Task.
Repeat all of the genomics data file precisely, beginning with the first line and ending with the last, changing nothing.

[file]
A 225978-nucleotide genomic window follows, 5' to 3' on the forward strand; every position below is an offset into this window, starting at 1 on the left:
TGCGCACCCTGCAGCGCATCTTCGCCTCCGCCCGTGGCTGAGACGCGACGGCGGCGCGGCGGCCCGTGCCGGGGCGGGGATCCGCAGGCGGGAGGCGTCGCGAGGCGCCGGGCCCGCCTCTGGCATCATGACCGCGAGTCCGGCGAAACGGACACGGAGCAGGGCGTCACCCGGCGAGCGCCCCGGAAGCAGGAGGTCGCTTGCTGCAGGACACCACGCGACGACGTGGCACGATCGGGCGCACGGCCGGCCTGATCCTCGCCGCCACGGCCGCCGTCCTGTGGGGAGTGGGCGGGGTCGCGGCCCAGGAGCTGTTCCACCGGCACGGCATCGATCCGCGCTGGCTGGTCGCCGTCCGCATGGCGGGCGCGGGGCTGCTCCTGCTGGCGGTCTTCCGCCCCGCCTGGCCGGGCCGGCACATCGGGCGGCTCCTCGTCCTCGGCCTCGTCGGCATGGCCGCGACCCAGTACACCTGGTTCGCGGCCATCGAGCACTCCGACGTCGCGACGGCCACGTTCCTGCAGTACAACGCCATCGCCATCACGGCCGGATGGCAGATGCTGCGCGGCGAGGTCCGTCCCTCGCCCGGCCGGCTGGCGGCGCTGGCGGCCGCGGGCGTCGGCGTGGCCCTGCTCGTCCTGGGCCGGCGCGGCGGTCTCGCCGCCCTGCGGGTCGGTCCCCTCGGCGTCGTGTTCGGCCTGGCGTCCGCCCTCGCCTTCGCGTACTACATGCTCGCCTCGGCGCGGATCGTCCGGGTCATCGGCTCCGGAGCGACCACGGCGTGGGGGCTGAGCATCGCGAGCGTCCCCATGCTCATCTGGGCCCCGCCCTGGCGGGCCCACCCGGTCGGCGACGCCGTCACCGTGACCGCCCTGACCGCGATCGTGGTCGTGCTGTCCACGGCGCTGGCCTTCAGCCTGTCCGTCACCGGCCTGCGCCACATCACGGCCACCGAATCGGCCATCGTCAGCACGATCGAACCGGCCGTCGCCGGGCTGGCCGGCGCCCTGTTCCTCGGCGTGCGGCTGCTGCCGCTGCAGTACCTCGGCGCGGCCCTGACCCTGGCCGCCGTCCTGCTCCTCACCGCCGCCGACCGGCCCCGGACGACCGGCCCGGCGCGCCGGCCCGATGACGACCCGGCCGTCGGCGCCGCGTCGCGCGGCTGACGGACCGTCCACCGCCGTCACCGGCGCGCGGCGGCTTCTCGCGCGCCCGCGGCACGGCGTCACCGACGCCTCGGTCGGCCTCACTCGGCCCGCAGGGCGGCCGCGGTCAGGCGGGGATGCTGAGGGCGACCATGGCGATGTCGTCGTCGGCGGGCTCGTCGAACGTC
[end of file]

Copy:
A 225978-nucleotide genomic window follows, 5' to 3' on the forward strand; every position below is an offset into this window, starting at 1 on the left:
TGCGCACCCTGCAGCGCATCTTCGCCTCCGCCCGTGGCTGAGACGCGACGGCGGCGCGGCGGCCCGTGCCGGGGCGGGGATCCGCAGGCGGGAGGCGTCGCGAGGCGCCGGGCCCGCCTCTGGCATCATGACCGCGAGTCCGGCGAAACGGACACGGAGCAGGGCGTCACCCGGCGAGCGCCCCGGAAGCAGGAGGTCGCTTGCTGCAGGACACCACGCGACGACGTGGCACGATCGGGCGCACGGCCGGCCTGATCCTCGCCGCCACGGCCGCCGTCCTGTGGGGAGTGGGCGGGGTCGCGGCCCAGGAGCTGTTCCACCGGCACGGCATCGATCCGCGCTGGCTGGTCGCCGTCCGCATGGCGGGCGCGGGGCTGCTCCTGCTGGCGGTCTTCCGCCCCGCCTGGCCGGGCCGGCACATCGGGCGGCTCCTCGTCCTCGGCCTCGTCGGCATGGCCGCGACCCAGTACACCTGGTTCGCGGCCATCGAGCACTCCGACGTCGCGACGGCCACGTTCCTGCAGTACAACGCCATCGCCATCACGGCCGGATGGCAGATGCTGCGCGGCGAGGTCCGTCCCTCGCCCGGCCGGCTGGCGGCGCTGGCGGCCGCGGGCGTCGGCGTGGCCCTGCTCGTCCTGGGCCGGCGCGGCGGTCTCGCCGCCCTGCGGGTCGGTCCCCTCGGCGTCGTGTTCGGCCTGGCGTCCGCCCTCGCCTTCGCGTACTACATGCTCGCCTCGGCGCGGATCGTCCGGGTCATCGGCTCCGGAGCGACCACGGCGTGGGGGCTGAGCATCGCGAGCGTCCCCATGCTCATCTGGGCCCCGCCCTGGCGGGCCCACCCGGTCGGCGACGCCGTCACCGTGACCGCCCTGACCGCGATCGTGGTCGTGCTGTCCACGGCGCTGGCCTTCAGCCTGTCCGTCACCGGCCTGCGCCACATCACGGCCACCGAATCGGCCATCGTCAGCACGATCGAACCGGCCGTCGCCGGGCTGGCCGGCGCCCTGTTCCTCGGCGTGCGGCTGCTGCCGCTGCAGTACCTCGGCGCGGCCCTGACCCTGGCCGCCGTCCTGCTCCTCACCGCCGCCGACCGGCCCCGGACGACCGGCCCGGCGCGCCGGCCCGATGACGACCCGGCCGTCGGCGCCGCGTCGCGCGGCTGACGGACCGTCCACCGCCGTCACCGGCGCGCGGCGGCTTCTCGCGCGCCCGCGGCACGGCGTCACCGACGCCTCGGTCGGCCTCACTCGGCCCGCAGGGCGGCCGCGGTCAGGCGGGGATGCTGAGGGCGACCATGGCGATGTCGTCGTCGGCGGGCTCGTCGAACGTC